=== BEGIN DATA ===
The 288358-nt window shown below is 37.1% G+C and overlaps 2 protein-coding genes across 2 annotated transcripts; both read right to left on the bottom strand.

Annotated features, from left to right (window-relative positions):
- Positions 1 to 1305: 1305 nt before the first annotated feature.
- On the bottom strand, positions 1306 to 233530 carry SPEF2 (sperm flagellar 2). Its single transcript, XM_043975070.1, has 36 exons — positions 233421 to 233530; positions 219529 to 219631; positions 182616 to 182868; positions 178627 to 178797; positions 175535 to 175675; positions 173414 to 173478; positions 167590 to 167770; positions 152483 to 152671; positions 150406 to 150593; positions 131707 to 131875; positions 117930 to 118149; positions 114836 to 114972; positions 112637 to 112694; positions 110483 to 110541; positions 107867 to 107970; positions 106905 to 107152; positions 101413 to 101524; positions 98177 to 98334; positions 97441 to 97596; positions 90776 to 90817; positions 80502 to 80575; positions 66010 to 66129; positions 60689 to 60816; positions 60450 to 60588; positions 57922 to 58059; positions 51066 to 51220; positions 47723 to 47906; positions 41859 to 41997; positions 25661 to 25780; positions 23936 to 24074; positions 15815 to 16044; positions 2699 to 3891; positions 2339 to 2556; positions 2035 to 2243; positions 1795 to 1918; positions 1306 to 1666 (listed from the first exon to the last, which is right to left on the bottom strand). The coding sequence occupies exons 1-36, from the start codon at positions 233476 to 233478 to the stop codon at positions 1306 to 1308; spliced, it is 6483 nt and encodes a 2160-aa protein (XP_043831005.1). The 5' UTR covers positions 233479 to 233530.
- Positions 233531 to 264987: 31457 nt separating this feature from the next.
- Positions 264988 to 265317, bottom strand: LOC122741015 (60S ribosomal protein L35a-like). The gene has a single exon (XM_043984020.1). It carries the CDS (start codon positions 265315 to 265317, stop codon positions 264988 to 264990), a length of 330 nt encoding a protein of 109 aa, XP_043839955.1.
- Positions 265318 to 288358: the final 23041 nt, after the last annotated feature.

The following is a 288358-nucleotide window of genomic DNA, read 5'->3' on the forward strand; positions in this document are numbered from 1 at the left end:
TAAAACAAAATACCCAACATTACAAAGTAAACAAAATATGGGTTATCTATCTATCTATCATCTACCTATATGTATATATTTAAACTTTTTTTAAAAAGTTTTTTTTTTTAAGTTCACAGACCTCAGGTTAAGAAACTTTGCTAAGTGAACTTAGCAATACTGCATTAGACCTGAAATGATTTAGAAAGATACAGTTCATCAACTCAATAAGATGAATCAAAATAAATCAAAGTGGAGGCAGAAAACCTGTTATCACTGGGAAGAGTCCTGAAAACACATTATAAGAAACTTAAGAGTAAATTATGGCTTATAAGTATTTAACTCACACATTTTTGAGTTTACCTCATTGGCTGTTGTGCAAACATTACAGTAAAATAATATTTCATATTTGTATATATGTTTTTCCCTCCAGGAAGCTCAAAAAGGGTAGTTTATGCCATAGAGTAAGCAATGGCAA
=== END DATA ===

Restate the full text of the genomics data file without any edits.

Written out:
The 288358-nt window shown below is 37.1% G+C and overlaps 2 protein-coding genes across 2 annotated transcripts; both read right to left on the bottom strand.

Annotated features, from left to right (window-relative positions):
- Positions 1 to 1305: 1305 nt before the first annotated feature.
- On the bottom strand, positions 1306 to 233530 carry SPEF2 (sperm flagellar 2). Its single transcript, XM_043975070.1, has 36 exons — positions 233421 to 233530; positions 219529 to 219631; positions 182616 to 182868; positions 178627 to 178797; positions 175535 to 175675; positions 173414 to 173478; positions 167590 to 167770; positions 152483 to 152671; positions 150406 to 150593; positions 131707 to 131875; positions 117930 to 118149; positions 114836 to 114972; positions 112637 to 112694; positions 110483 to 110541; positions 107867 to 107970; positions 106905 to 107152; positions 101413 to 101524; positions 98177 to 98334; positions 97441 to 97596; positions 90776 to 90817; positions 80502 to 80575; positions 66010 to 66129; positions 60689 to 60816; positions 60450 to 60588; positions 57922 to 58059; positions 51066 to 51220; positions 47723 to 47906; positions 41859 to 41997; positions 25661 to 25780; positions 23936 to 24074; positions 15815 to 16044; positions 2699 to 3891; positions 2339 to 2556; positions 2035 to 2243; positions 1795 to 1918; positions 1306 to 1666 (listed from the first exon to the last, which is right to left on the bottom strand). The coding sequence occupies exons 1-36, from the start codon at positions 233476 to 233478 to the stop codon at positions 1306 to 1308; spliced, it is 6483 nt and encodes a 2160-aa protein (XP_043831005.1). The 5' UTR covers positions 233479 to 233530.
- Positions 233531 to 264987: 31457 nt separating this feature from the next.
- Positions 264988 to 265317, bottom strand: LOC122741015 (60S ribosomal protein L35a-like). The gene has a single exon (XM_043984020.1). It carries the CDS (start codon positions 265315 to 265317, stop codon positions 264988 to 264990), a length of 330 nt encoding a protein of 109 aa, XP_043839955.1.
- Positions 265318 to 288358: the final 23041 nt, after the last annotated feature.

The following is a 288358-nucleotide window of genomic DNA, read 5'->3' on the forward strand; positions in this document are numbered from 1 at the left end:
TAAAACAAAATACCCAACATTACAAAGTAAACAAAATATGGGTTATCTATCTATCTATCATCTACCTATATGTATATATTTAAACTTTTTTTAAAAAGTTTTTTTTTTTAAGTTCACAGACCTCAGGTTAAGAAACTTTGCTAAGTGAACTTAGCAATACTGCATTAGACCTGAAATGATTTAGAAAGATACAGTTCATCAACTCAATAAGATGAATCAAAATAAATCAAAGTGGAGGCAGAAAACCTGTTATCACTGGGAAGAGTCCTGAAAACACATTATAAGAAACTTAAGAGTAAATTATGGCTTATAAGTATTTAACTCACACATTTTTGAGTTTACCTCATTGGCTGTTGTGCAAACATTACAGTAAAATAATATTTCATATTTGTATATATGTTTTTCCCTCCAGGAAGCTCAAAAAGGGTAGTTTATGCCATAGAGTAAGCAATGGCAA